The problem with Wonder Woman

250px-wonderwomanv5I was giving some thought to Wonder Woman last night. I’ve been rereading DC’s Crisis stuff lately, starting with Identity Crisis and moving on through the Infinite Crisis. I’ll start in on reading 52 again sometime soon. I’m still grappling with whether I liked the ending of Final Crisis, and I thought it might be useful to reread from the beginning. It’s quite a bit – we’re talking several year’s worth of stories here, stories that have reshaped the DC Universe. Wonder Woman features pretty prominently in the early portions of the Crisis series.

It’s hard not to love Wonder Woman. She’s mind-staggeringly beautiful, powerful, and noble. She’s regal. When she tells someone she believes in them, you can’t help but believe in them, too. She exudes infectious confidence. And she’s got a bit of a dark streak in her; you know she’ll do what’s necessary to triumph, which occasionally brings her into conflict with other heroes and gets her into trouble. When Darkseid corrupts her at the beginning of Final Crisis, you know the world is in for some rocky times.

She’s kind of a difficult character to get a handle on. A lot of people only know her from the old television series. I think if you told them that her rogues gallery was full of gods and mythical monsters rather than mobsters, and that she could fly and is one of the few people who could stand up to (okay, slow down for a few seconds) Superman, they’d probably think you were crazy. I’m guessing she’s quite difficult to write, too, as there are wonderwoman_p22-23hardly any definitive Wonder Woman stories laying around. Most of what I’ve read of her involves the Justice League.

What I find most fascinating about Diana is the disconnect between her and the rest of the world. She comes from a paradise full of women. She has only a vague concept of the effect she has on the men around her. She has little more than her training, her mission, and her innate sense of justice (justice that doesn’t necessarily match up with our own) to get through her adventures in man’s world.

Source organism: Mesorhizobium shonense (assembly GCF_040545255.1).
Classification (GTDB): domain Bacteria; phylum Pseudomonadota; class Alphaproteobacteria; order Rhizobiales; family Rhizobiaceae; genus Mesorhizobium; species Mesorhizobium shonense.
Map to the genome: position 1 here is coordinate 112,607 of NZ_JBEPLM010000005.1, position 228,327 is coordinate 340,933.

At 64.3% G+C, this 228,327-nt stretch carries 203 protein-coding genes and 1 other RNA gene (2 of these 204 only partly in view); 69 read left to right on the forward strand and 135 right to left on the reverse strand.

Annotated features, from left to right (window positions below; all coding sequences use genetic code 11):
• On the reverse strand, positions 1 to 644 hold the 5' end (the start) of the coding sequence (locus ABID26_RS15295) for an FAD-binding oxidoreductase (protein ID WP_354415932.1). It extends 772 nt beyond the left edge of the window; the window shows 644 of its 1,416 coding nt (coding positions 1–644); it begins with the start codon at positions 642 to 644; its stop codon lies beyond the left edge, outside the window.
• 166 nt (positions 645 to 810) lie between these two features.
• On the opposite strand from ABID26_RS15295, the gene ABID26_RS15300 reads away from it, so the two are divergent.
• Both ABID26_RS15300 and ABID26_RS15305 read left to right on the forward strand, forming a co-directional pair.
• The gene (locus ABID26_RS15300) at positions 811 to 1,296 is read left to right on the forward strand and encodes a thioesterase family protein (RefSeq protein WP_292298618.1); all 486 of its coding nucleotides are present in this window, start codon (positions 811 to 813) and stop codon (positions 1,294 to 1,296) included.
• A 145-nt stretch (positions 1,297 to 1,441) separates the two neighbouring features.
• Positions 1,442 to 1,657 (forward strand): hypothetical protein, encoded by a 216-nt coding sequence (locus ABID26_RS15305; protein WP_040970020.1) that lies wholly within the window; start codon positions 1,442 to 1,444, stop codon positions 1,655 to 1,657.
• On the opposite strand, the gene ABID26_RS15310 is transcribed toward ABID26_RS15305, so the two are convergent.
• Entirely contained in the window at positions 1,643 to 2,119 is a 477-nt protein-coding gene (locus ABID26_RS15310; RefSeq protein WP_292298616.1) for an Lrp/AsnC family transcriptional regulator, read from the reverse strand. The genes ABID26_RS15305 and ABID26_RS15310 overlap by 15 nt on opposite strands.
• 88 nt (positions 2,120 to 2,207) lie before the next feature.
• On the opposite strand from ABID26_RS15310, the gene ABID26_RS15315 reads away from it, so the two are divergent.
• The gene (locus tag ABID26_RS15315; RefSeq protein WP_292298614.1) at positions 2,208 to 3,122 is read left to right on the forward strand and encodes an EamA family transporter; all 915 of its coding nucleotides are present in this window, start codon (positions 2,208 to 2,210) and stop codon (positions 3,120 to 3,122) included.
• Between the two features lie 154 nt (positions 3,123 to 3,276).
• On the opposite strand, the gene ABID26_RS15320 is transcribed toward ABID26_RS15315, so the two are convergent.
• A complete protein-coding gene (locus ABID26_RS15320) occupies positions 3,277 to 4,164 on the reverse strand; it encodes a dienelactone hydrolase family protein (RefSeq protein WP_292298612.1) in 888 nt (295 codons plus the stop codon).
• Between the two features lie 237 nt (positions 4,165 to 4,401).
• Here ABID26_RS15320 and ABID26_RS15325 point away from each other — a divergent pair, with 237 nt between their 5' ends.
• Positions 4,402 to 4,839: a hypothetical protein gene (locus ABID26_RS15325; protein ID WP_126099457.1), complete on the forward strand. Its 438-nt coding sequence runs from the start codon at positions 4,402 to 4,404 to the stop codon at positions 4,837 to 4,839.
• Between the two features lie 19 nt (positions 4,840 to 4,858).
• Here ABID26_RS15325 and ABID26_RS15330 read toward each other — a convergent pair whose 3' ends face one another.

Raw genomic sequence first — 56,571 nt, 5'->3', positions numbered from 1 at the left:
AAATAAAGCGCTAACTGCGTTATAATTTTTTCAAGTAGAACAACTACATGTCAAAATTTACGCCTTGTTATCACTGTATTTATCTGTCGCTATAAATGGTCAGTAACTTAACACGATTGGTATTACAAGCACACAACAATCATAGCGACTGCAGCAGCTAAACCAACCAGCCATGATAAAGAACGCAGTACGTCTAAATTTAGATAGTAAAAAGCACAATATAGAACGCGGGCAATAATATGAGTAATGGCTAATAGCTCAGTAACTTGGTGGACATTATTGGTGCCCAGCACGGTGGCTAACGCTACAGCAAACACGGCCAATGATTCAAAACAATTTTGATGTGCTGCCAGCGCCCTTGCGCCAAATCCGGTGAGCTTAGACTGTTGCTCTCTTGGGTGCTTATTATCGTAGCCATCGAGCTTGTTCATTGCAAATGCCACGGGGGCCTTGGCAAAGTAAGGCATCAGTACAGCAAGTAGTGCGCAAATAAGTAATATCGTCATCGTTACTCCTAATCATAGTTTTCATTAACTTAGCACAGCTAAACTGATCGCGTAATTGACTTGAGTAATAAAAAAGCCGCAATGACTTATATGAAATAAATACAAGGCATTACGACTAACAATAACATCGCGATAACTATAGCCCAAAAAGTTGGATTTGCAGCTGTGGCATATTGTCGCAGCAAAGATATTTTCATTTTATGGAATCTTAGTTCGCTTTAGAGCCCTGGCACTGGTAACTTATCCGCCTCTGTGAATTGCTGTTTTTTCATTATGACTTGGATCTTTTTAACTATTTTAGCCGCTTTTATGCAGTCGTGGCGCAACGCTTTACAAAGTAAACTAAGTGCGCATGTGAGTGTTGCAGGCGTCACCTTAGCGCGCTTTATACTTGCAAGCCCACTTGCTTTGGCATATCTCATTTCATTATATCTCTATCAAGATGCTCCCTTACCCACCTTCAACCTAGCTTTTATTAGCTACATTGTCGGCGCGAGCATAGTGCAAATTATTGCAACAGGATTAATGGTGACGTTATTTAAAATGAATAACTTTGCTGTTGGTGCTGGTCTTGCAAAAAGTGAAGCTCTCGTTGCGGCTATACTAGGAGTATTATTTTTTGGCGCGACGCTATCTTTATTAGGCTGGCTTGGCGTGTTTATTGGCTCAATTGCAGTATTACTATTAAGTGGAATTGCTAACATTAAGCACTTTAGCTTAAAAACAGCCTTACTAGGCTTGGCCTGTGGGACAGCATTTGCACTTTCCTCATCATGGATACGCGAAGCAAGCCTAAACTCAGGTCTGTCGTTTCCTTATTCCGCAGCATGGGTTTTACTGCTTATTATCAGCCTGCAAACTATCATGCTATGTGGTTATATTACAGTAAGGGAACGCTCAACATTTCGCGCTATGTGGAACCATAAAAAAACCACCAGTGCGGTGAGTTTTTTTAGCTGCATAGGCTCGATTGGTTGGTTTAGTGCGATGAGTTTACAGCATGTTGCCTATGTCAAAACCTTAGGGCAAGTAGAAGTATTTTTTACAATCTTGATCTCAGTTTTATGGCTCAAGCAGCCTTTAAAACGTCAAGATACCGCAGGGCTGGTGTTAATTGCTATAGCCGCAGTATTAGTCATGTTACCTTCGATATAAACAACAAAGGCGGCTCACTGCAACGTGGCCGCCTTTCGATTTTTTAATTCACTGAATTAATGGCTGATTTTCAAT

So I guess this is where I hit a snag. What makes her interesting to me is probably what undermines her as a feminist icon. Ultimately, who the hell is she to tell women they need to stand up and fight for what’s right? What has she experienced that the common woman can identify with? Sure, she can give some great tips on how to wear a brass bra, but is she the person you go to when you find out your boss has been stingy with your pay raises for the past 20 years? Has anyone ever sneered at her for gaining five pounds? Has some jackass threatened her if she wants to cut her hair? Not likely.

Don’t get me wrong, I think she’s something fantastic to aspire to. She seems like a great end result. But what does it mean if to get there you can’t have gone through all the shit that real women have to go through? Or is it enough to simply have something to look up to, regardless of the potential for the common person to achieve that greatness?

[I should note that I’ve kind of always had more of a thing for her sister and former Wonder Girl, Donna Troy. Le sigh.]

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